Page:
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Sierra Nevada pine tree die-off worsens as beetles thrive

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Sierra Nevada pine tree die-off worsens as beetles thrive

Postby ERIC » Mon Mar 23, 2015 6:33 pm

Sierra Nevada pine tree die-off worsens as beetles thrive in drought

BY LEWIS GRISWOLD
The Fresno BeeMarch 22, 2015


• The drought is spurring bark beetle populations in the Sierra, leading to massive tree die-offs.

• The dead trees are raising concerns about potentially massive wildfires.

• Loggers blame the Forest Service for not allowing more thinning operations.

———



PINEHURST — A massive die-off of pine trees in the southern Sierra Nevada caused by beetles attacking drought-stressed trees is turning forests brown and creating a fire tinderbox.

From El Portal in Mariposa County to Kernville in Kern County and beyond, stands of dead trees are striking fear in the hearts of mountain residents.

“You drive around and it’s all around us,” said Lee Duncan, who lives in Miramonte in Fresno County near Pinehurst. “It’s like a gasoline can everywhere.”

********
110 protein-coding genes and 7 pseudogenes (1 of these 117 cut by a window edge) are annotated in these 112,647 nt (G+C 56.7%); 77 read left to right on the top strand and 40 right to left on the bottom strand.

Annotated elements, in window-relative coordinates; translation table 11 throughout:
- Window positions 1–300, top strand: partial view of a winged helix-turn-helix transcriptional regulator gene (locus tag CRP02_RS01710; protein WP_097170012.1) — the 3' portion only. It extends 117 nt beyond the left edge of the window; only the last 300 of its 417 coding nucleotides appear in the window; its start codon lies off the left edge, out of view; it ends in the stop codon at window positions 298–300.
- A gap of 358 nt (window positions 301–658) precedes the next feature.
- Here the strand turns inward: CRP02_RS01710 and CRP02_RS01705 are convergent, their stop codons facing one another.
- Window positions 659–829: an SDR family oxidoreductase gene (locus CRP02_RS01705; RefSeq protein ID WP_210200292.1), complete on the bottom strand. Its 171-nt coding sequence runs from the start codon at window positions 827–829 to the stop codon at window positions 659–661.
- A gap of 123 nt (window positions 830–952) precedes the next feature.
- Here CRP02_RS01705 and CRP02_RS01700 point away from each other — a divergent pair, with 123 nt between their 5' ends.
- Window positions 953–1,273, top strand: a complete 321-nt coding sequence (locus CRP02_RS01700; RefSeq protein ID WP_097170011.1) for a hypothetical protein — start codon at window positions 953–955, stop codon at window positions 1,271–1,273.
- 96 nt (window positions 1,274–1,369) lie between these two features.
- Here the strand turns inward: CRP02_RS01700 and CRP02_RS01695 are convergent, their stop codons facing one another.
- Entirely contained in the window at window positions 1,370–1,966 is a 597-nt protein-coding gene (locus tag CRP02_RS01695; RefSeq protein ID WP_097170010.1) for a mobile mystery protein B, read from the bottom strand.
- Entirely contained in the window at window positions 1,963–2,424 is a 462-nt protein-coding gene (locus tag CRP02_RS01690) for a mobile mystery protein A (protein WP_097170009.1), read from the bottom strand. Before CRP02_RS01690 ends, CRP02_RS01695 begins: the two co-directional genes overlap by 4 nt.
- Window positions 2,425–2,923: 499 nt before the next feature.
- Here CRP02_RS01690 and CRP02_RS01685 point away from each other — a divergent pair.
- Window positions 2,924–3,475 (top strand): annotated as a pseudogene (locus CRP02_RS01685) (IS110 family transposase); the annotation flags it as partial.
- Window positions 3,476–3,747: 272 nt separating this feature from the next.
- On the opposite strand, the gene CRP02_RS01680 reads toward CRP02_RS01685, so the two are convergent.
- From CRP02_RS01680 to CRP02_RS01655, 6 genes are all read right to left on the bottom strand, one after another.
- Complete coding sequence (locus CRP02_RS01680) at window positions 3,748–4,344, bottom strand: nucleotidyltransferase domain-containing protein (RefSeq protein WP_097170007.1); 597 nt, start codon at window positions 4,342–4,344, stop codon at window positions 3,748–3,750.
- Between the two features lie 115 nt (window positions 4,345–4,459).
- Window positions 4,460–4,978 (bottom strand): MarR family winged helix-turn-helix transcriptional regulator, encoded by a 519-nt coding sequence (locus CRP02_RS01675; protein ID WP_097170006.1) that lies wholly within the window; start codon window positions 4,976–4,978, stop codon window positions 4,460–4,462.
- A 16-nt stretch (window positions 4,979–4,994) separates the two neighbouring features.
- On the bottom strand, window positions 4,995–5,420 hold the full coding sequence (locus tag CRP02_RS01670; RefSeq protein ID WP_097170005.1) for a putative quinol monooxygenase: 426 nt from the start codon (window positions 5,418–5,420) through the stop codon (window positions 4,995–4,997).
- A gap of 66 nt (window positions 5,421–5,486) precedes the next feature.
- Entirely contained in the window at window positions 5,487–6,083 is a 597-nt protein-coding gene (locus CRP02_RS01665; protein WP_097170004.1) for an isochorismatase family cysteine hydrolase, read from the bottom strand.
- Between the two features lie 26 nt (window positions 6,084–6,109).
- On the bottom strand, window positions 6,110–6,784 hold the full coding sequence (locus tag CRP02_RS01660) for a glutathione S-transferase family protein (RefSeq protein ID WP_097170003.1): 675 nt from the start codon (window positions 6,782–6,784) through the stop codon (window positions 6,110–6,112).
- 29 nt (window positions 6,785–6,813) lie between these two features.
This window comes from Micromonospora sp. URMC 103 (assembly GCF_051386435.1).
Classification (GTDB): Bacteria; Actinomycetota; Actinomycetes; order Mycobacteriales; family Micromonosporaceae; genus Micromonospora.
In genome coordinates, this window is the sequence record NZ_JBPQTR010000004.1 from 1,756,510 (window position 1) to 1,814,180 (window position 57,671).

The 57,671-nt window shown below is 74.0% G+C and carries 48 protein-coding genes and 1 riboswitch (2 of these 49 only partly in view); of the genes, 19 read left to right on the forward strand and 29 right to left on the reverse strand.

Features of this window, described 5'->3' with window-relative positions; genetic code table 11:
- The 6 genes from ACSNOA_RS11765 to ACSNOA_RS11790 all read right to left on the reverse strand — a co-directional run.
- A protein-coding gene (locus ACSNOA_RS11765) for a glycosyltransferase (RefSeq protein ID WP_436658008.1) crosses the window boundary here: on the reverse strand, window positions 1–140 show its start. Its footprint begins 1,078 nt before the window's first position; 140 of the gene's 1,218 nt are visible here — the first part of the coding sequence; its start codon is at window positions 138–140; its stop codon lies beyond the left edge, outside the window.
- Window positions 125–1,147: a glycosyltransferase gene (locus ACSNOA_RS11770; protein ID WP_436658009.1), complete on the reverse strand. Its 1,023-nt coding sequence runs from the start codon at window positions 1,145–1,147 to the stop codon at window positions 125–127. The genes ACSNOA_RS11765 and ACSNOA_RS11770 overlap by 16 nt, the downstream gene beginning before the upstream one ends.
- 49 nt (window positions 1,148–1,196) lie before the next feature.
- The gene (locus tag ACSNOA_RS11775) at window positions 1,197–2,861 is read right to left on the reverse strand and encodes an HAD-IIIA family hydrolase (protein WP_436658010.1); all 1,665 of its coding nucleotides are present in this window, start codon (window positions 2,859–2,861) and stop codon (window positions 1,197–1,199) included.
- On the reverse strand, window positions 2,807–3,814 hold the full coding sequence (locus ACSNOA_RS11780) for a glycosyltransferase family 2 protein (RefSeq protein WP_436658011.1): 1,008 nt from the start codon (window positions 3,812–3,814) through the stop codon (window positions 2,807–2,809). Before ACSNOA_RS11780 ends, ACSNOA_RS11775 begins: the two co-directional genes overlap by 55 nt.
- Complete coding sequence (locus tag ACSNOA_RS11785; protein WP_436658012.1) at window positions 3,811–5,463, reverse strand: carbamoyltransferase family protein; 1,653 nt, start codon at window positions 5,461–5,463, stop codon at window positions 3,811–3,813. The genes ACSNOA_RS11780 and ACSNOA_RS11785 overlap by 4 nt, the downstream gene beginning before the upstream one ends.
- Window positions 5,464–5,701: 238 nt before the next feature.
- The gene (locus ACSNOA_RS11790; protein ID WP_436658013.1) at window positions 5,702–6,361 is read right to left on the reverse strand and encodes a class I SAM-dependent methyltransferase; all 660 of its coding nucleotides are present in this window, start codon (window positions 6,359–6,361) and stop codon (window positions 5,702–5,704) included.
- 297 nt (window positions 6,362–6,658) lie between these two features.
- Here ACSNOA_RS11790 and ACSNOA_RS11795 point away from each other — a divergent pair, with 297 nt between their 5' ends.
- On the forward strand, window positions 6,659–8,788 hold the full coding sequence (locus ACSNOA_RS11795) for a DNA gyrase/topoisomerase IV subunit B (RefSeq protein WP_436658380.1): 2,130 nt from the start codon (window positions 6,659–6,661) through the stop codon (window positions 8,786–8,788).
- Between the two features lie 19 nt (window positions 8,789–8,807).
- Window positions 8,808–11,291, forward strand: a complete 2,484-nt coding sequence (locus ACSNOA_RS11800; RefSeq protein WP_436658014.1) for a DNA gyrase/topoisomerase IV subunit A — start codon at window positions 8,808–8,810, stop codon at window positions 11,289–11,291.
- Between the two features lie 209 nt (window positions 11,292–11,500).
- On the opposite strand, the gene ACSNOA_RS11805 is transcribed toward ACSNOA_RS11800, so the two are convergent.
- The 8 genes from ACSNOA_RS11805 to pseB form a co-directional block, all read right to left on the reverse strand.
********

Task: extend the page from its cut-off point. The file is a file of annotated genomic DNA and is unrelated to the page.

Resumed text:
About the only hope in halting the die-off is for the drought to end, an unlikely occurrence this year as winter ended with perhaps the lowest Sierra snowpack on record.

As a fourth year of drought looms, mountain residents are stuck with the cost of removing dead trees next to their homes and loggers fault the U.S. Forest Service for not allowing them to thin forests. But forest managers say the tree die-off might help Mother Nature.

El Portal resident Jerry Rupert knows all too well the dangers of forest fire. The El Portal fire that burned about 4,700 acres in and around Yosemite National Park last year started behind his home.

Now Rupert warily watches the mountainside across from his home as more pine trees turn brown in a steep river canyon leading to the nearby community of Yosemite West.

“If we get a lightning strike over there, that whole hill is going to go up,” Rupert said. “All it has to do is hit one of those dead trees in there — and there are hundreds of them. It’s not going to be pretty.”

Rupert said he wants the U.S Forest Service to cut down the dead pines to reduce the chances of one being struck by lightning.

“The woods are sick,” he said. “They need help.”

The sheer number of dead trees is making forestry and fire officials even more nervous about the upcoming fire season.

“There’s thousands of acres” of dead and dying trees on public and private lands, Sequoia National Forest Fire Chief Brent Skaggs. “It’s going to be a bigger problem than we see.”

He said fire managers should operate on the assumption that almost every fire is a severe threat and attack with everything they can: “A quick suppression response is what’s going to save us.”

Tulare County Supervisor Steve Worthley likened the die-off itself to a forest fire.

“This is every bit as catastrophic,” said Worthley, who owns property near Pinehurst.

He was among 100 people who attended a community meeting here last week at which forest officials fielded questions and offered advice about how residents can protect themselves.